In our journey through Acts, we arrive today at Peter’s speech in chapter 2. It’s Pentecost, and the Holy Spirit has come upon each believer, giving them the ability to speak the gospel in the language of all those visiting Jerusalem from around the empire. This amazes everyone (although some think they’re just drunk). Peter then gets up to explain to the crowd the significance of this miraculous sign – it’s not spirits, it’s the Spirit:
Acts 2:14 Then Peter stood up with the Eleven, raised his voice and addressed the crowd: “Fellow Jews and all of you who live in Jerusalem, let me explain this to you; listen carefully to what I say. 15 These people are not drunk, as you suppose. It’s only nine in the morning! 16 No, this is what was spoken by the prophet Joel: 17 “‘In the last days, God says, I will pour out my Spirit on all people. Your sons and daughters will prophesy, your young men will see visions, your old men will dream dreams. 18 Even on my servants, both men and women, I will pour out my Spirit in those days, and they will prophesy. 19 I will show wonders in the heavens above and signs on the earth below, blood and fire and billows of smoke. 20 The sun will be turned to darkness and the moon to blood before the coming of the great and glorious day of the Lord. 21 And everyone who calls on the name of the Lord will be saved.'”
This prophecy in Joel is linked with Jewish expectation of the day of the Lord, when his people would truly return from exile. The spiritual phenomena the crowd is seeing is a sign that this was being fulfilled among them. Peter reminds them that (if they are faithful Jews) this is what they’ve been waiting for – the day God acts to save his people. He continues:Acts 2:22 “Fellow Israelites, listen to this: Jesus of Nazareth was a man accredited by God to you by miracles, wonders and signs, which God did among you through him, as you yourselves know. 23 This man was handed over to you by God’s deliberate plan and foreknowledge; and you, with the help of wicked men, put him to death by nailing him to the cross. 24 But God raised him from the dead, freeing him from the agony of death, because it was impossible for death to keep its hold on him.”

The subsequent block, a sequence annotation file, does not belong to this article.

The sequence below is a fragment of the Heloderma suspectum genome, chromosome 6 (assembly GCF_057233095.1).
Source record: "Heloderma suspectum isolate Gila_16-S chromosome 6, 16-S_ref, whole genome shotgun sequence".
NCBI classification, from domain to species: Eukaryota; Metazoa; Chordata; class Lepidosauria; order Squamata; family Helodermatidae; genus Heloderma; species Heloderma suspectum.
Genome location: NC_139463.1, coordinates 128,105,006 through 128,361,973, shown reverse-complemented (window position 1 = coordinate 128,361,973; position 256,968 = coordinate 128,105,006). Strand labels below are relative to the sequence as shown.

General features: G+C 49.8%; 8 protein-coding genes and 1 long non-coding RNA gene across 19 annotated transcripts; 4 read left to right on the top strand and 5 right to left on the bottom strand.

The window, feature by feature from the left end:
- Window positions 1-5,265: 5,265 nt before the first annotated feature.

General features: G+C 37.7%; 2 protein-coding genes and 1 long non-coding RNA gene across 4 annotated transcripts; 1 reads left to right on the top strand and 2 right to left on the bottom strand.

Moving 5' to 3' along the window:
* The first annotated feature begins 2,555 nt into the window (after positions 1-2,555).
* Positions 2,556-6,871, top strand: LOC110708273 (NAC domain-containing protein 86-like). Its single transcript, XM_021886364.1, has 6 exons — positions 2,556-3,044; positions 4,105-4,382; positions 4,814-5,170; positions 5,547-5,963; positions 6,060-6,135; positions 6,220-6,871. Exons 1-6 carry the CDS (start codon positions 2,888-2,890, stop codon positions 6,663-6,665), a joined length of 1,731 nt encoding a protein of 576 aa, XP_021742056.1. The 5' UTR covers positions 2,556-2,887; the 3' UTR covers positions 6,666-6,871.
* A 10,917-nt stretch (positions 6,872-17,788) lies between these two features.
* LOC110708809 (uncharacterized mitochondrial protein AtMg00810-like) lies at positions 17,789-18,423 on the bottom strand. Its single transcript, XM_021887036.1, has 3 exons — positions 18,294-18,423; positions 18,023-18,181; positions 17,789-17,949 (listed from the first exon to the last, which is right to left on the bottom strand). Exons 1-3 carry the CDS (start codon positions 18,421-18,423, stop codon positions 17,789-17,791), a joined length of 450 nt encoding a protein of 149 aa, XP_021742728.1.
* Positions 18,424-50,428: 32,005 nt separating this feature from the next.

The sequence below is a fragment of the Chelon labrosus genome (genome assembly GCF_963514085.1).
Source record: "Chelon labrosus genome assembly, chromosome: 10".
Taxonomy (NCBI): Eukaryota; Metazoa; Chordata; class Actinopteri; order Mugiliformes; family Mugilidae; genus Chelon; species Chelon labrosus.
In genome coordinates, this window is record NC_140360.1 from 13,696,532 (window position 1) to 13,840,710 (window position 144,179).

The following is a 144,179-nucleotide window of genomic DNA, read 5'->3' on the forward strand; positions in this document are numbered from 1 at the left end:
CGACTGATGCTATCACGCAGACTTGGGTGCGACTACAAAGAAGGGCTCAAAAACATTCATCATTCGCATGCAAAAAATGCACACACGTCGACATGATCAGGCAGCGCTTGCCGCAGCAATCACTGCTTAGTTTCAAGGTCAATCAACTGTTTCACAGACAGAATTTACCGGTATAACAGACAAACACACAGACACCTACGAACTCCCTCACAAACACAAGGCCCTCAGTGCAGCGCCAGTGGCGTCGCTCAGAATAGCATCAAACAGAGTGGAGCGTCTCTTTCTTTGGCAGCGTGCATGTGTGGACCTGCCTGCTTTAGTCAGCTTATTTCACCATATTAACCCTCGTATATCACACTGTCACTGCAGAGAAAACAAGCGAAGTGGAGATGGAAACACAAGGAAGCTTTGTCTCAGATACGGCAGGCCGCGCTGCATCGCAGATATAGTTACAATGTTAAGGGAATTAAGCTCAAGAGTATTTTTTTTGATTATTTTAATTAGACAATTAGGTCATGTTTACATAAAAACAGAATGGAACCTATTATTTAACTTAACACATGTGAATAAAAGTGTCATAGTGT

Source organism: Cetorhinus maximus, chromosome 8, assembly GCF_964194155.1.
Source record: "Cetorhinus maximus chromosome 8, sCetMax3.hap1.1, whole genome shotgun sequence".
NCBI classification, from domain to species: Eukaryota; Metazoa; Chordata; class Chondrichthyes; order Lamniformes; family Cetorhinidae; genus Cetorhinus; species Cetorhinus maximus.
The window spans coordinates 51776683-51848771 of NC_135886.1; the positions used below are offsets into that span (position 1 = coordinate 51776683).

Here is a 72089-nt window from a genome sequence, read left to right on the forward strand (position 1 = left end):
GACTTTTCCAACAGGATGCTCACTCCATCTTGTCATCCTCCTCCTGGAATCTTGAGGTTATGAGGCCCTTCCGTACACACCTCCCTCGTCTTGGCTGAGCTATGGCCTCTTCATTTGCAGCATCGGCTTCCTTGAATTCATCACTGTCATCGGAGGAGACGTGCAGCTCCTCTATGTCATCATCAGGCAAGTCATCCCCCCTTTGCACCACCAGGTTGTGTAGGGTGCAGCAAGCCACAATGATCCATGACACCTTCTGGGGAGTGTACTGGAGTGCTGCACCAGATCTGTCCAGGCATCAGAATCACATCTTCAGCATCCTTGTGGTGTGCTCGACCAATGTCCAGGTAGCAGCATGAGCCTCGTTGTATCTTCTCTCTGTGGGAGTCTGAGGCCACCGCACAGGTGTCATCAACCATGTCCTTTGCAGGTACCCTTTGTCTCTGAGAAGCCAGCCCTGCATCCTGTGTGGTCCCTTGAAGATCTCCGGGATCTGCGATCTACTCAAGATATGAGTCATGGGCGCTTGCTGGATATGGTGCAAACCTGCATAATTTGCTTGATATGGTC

Peter accuses the crowd of being complicit in Jesus’ death. He points to the actions performed by Jesus, along with his resurrection, as evidence that God was on his side. He links this with David’s expectation that God’s “holy one” would not remain dead:Acts 2:25 David said about him: “‘I saw the Lord always before me. Because he is at my right hand, I will not be shaken. 26 Therefore my heart is glad and my tongue rejoices; my body also will rest in hope, 27 because you will not abandon me to the realm of the dead, you will not let your holy one see decay. 28 You have made known to me the paths of life; you will fill me with joy in your presence.’
This confidence David had is fulfilled in a far greater way in David’s descendant, Jesus:Acts 2:29 “Fellow Israelites, I can tell you confidently that the patriarch David died and was buried, and his tomb is here to this day. 30 But he was a prophet and knew that God had promised him on oath that he would place one of his descendants on his throne. 31 Seeing what was to come, he spoke of the resurrection of the Messiah, that he was not abandoned to the realm of the dead, nor did his body see decay. 32 God has raised this Jesus to life, and we are all witnesses of it. 33 Exalted to the right hand of God, he has received from the Father the promised Holy Spirit and has poured out what you now see and hear. 34 For David did not ascend to heaven, and yet he said, “‘The Lord said to my Lord: “Sit at my right hand 35 until I make your enemies a footstool for your feet.”‘ 36 “Therefore let all Israel be assured of this: God has made this Jesus, whom you crucified, both Lord and Messiah.”